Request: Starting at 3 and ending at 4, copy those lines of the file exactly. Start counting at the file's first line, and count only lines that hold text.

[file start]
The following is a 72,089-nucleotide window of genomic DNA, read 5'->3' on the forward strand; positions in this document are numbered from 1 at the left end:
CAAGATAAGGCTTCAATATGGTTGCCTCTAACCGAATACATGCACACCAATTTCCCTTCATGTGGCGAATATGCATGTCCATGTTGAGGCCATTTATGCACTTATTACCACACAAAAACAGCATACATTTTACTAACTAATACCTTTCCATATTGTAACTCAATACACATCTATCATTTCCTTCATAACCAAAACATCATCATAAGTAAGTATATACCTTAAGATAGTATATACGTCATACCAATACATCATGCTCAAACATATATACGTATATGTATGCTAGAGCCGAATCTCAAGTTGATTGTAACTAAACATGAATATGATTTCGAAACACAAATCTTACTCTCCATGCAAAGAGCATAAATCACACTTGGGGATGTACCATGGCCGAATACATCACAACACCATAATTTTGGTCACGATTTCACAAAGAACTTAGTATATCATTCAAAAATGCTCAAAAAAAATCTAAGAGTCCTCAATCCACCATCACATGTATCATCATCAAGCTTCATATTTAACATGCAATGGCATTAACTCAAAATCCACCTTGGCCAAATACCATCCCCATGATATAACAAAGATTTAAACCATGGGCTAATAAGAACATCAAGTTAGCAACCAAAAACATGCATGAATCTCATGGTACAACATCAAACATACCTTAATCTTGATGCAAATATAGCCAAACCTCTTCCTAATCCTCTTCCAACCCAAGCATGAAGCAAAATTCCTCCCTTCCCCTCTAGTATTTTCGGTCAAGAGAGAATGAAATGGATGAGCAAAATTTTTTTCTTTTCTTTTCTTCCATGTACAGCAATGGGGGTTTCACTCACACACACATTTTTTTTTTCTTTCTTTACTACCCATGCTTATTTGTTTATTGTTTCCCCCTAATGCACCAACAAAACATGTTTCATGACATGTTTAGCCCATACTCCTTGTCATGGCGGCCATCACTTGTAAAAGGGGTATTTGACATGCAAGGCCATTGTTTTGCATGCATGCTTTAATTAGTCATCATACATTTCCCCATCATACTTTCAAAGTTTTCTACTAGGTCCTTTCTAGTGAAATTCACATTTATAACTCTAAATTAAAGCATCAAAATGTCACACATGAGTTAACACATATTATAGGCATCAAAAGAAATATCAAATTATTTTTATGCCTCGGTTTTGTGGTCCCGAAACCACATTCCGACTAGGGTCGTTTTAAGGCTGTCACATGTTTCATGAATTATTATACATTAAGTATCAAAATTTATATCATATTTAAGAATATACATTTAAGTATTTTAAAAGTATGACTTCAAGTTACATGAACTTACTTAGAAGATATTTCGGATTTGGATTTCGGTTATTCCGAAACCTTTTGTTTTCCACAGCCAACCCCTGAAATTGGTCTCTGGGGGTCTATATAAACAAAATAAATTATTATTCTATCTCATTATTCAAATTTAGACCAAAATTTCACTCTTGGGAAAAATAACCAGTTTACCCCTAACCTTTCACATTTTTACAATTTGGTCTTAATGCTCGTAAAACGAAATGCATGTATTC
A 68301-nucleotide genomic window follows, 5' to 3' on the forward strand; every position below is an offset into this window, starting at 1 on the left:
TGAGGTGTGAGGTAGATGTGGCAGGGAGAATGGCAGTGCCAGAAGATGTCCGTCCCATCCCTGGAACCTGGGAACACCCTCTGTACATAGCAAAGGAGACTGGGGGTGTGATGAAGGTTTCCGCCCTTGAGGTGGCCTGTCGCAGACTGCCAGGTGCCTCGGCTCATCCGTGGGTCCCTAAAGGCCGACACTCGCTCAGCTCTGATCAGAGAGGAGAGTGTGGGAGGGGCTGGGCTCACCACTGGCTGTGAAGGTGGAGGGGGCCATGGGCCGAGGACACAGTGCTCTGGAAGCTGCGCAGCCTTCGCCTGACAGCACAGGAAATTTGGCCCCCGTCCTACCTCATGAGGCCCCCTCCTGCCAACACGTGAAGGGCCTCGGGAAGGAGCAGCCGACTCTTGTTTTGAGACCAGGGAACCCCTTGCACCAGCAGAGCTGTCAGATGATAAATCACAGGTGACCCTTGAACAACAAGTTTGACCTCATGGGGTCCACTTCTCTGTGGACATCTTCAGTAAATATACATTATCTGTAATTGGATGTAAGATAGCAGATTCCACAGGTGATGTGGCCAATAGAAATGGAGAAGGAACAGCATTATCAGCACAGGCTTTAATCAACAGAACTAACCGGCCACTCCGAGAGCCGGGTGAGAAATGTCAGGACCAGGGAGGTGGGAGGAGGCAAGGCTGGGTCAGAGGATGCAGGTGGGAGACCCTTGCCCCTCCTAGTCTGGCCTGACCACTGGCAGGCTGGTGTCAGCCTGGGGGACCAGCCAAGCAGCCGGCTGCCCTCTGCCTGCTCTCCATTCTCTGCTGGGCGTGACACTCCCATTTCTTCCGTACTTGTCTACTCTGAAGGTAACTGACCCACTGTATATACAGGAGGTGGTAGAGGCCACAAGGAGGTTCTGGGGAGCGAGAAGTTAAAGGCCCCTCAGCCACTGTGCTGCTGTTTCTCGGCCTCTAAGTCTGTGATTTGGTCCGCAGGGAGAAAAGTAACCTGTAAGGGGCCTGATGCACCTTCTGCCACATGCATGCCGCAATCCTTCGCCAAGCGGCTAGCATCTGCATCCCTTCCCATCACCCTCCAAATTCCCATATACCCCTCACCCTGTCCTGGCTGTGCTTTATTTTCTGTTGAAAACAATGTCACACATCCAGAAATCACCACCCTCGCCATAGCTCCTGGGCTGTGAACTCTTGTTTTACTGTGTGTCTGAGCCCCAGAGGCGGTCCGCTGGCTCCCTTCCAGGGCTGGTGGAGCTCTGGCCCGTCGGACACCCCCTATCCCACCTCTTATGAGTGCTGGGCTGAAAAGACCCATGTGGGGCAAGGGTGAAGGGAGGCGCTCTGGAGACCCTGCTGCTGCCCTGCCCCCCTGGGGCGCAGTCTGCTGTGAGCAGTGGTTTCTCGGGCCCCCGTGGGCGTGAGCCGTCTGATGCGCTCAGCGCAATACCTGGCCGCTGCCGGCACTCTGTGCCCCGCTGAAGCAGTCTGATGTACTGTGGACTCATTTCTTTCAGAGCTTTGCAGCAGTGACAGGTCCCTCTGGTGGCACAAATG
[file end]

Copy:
A 68301-nucleotide genomic window follows, 5' to 3' on the forward strand; every position below is an offset into this window, starting at 1 on the left:
TGAGGTGTGAGGTAGATGTGGCAGGGAGAATGGCAGTGCCAGAAGATGTCCGTCCCATCCCTGGAACCTGGGAACACCCTCTGTACATAGCAAAGGAGACTGGGGGTGTGATGAAGGTTTCCGCCCTTGAGGTGGCCTGTCGCAGACTGCCAGGTGCCTCGGCTCATCCGTGGGTCCCTAAAGGCCGACACTCGCTCAGCTCTGATCAGAGAGGAGAGTGTGGGAGGGGCTGGGCTCACCACTGGCTGTGAAGGTGGAGGGGGCCATGGGCCGAGGACACAGTGCTCTGGAAGCTGCGCAGCCTTCGCCTGACAGCACAGGAAATTTGGCCCCCGTCCTACCTCATGAGGCCCCCTCCTGCCAACACGTGAAGGGCCTCGGGAAGGAGCAGCCGACTCTTGTTTTGAGACCAGGGAACCCCTTGCACCAGCAGAGCTGTCAGATGATAAATCACAGGTGACCCTTGAACAACAAGTTTGACCTCATGGGGTCCACTTCTCTGTGGACATCTTCAGTAAATATACATTATCTGTAATTGGATGTAAGATAGCAGATTCCACAGGTGATGTGGCCAATAGAAATGGAGAAGGAACAGCATTATCAGCACAGGCTTTAATCAACAGAACTAACCGGCCACTCCGAGAGCCGGGTGAGAAATGTCAGGACCAGGGAGGTGGGAGGAGGCAAGGCTGGGTCAGAGGATGCAGGTGGGAGACCCTTGCCCCTCCTAGTCTGGCCTGACCACTGGCAGGCTGGTGTCAGCCTGGGGGACCAGCCAAGCAGCCGGCTGCCCTCTGCCTGCTCTCCATTCTCTGCTGGGCGTGACACTCCCATTTCTTCCGTACTTGTCTACTCTGAAGGTAACTGACCCACTGTATATACAGGAGGTGGTAGAGGCCACAAGGAGGTTCTGGGGAGCGAGAAGTTAAAGGCCCCTCAGCCACTGTGCTGCTGTTTCTCGGCCTCTAAGTCTGTGATTTGGTCCGCAGGGAGAAAAGTAACCTGTAAGGGGCCTGATGCACCTTCTGCCACATGCATGCCGCAATCCTTCGCCAAGCGGCTAGCATCTGCATCCCTTCCCATCACCCTCCAAATTCCCATATACCCCTCACCCTGTCCTGGCTGTGCTTTATTTTCTGTTGAAAACAATGTCACACATCCAGAAATCACCACCCTCGCCATAGCTCCTGGGCTGTGAACTCTTGTTTTACTGTGTGTCTGAGCCCCAGAGGCGGTCCGCTGGCTCCCTTCCAGGGCTGGTGGAGCTCTGGCCCGTCGGACACCCCCTATCCCACCTCTTATGAGTGCTGGGCTGAAAAGACCCATGTGGGGCAAGGGTGAAGGGAGGCGCTCTGGAGACCCTGCTGCTGCCCTGCCCCCCTGGGGCGCAGTCTGCTGTGAGCAGTGGTTTCTCGGGCCCCCGTGGGCGTGAGCCGTCTGATGCGCTCAGCGCAATACCTGGCCGCTGCCGGCACTCTGTGCCCCGCTGAAGCAGTCTGATGTACTGTGGACTCATTTCTTTCAGAGCTTTGCAGCAGTGACAGGTCCCTCTGGTGGCACAAATG